Some ingredients benefit from being broken down by chopping, crushing, or blending. Use these techniques for fruits and vegetables to break down the cell walls of the plant. Crush or chop garlic and onion to release important enzymes.
Soak grains and beans (whether or not you will be cooking them) to reduce their phytic acid. This compound can affect how well your body absorbs the minerals in the beans and grains.
Remember that heat and light can degrade the nutrients in fruit and vegetables. Store all vegetables and leafy greens in the fridge. The exception is root vegetables, which should be kept at room temperature. Store fruits (including tomatoes and avocados) at room temperature and away from direct sunlight. A fruit bowl in a shaded part of the kitchen is ideal. You'll see it regularly - which will encourage you to eat more fruit - but the produce will stay fresh.
Do you chop fresh vegetables and store them in the fridge that way? Squeeze some lemon juice over them and make sure the container is air tight. The vitamin C from the lemon will slow down the decaying process and keep chopped vegetables fresher for longer.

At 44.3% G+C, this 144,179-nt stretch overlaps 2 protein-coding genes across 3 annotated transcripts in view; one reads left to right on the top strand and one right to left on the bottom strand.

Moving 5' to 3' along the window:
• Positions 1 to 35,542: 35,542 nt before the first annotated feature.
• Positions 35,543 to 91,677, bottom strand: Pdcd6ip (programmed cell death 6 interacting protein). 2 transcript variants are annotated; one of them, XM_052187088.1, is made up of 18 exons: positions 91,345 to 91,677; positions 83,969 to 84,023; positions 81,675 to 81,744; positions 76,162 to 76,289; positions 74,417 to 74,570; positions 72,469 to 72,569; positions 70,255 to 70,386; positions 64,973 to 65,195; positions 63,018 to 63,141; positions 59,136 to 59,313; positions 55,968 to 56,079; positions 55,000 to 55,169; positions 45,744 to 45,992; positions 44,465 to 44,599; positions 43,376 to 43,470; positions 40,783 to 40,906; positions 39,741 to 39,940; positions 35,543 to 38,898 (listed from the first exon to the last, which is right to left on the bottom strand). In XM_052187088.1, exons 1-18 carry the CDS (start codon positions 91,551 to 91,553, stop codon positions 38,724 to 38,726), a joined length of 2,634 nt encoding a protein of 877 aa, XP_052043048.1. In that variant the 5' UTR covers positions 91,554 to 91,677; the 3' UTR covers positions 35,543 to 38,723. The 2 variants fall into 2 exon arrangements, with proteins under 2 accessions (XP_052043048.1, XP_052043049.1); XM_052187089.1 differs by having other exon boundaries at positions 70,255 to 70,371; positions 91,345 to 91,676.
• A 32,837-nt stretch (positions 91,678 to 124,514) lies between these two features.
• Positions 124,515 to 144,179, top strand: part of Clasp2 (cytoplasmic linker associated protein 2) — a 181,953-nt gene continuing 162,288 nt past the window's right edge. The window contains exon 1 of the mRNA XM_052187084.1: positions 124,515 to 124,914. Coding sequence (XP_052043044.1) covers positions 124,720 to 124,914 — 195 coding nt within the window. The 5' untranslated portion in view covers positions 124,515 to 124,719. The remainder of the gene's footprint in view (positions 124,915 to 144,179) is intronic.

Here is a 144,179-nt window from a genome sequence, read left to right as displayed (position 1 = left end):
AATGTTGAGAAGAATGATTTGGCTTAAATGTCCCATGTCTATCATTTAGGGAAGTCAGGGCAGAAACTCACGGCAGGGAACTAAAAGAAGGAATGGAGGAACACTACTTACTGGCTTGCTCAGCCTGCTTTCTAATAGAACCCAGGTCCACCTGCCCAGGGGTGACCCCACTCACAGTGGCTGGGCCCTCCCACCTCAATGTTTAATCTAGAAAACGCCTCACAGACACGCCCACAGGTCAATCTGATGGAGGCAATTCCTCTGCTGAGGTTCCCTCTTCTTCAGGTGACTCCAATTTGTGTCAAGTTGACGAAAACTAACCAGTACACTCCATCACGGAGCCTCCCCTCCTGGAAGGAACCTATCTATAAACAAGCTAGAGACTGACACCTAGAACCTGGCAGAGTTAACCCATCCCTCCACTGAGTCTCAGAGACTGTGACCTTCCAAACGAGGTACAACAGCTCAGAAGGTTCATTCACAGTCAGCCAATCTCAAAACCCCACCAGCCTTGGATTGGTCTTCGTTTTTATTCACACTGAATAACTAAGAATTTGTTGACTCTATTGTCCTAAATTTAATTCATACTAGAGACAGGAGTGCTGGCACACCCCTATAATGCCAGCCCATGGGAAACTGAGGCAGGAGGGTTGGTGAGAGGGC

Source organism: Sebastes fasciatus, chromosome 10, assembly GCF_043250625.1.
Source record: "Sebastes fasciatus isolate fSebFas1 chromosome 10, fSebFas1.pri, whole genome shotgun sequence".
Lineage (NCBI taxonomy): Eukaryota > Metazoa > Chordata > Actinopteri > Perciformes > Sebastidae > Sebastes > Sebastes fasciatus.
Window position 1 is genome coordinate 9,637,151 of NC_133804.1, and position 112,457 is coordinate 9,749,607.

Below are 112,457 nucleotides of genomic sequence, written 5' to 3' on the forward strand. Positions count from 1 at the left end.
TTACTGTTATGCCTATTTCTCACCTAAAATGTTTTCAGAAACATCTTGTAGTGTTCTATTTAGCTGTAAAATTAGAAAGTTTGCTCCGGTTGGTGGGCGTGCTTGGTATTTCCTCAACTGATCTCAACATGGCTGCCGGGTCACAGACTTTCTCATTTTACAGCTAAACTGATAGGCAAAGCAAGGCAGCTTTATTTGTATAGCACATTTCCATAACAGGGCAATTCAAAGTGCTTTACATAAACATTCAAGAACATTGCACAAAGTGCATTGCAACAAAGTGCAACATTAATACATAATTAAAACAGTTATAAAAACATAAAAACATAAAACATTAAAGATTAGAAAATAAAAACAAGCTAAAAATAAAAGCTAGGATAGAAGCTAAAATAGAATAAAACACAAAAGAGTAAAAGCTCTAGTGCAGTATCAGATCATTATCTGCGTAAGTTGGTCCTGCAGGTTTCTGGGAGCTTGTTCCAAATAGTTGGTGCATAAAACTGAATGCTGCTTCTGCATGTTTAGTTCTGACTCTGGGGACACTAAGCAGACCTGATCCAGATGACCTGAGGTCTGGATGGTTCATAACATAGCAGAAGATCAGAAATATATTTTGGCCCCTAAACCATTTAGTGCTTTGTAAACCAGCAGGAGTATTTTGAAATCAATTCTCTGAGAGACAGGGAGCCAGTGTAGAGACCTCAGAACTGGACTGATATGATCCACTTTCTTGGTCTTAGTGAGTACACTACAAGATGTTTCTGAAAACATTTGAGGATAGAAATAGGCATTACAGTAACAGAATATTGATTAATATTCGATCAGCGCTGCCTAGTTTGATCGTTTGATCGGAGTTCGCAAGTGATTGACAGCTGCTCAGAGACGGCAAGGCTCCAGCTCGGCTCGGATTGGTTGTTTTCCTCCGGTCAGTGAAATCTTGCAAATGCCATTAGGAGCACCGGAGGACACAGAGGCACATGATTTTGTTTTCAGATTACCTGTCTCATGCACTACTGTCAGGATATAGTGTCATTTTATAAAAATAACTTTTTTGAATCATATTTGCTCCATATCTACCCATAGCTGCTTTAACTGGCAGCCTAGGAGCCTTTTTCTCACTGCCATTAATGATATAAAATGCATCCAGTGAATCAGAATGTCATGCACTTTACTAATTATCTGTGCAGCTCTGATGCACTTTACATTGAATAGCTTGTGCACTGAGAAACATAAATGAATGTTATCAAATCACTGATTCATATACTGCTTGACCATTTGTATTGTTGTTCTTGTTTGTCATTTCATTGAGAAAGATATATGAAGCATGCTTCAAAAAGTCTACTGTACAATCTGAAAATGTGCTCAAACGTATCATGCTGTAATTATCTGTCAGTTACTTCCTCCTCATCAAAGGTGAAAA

Herbs are a wonderful source of nutrition. Buy fresh herbs, and use this clever trick to keep them bursting with health benefits. Chop them, sprinkle them into ice cube trays, add a little water, and then freeze the herbs.
Foods which are high in Vitamin B, C, and folate should be eaten raw whenever possible. This includes seeds, peas, avocado, bell peppers, broccoli and Brussels sprouts. Try shredding them and eating as a salad.
Did you know that some vitamins are fat-soluble? If you combine foods containing these vitamins with some dietary fat you will absorb more nutrition. One tasty example is eggs with mushrooms, spinach, and sweet potato all cooked in a little butter or coconut oil.
Combining iron with Vitamin C is another great strategy. Pair spinach, kale, or lentils with lemon juice, orange slices, strawberries, or fresh chilli.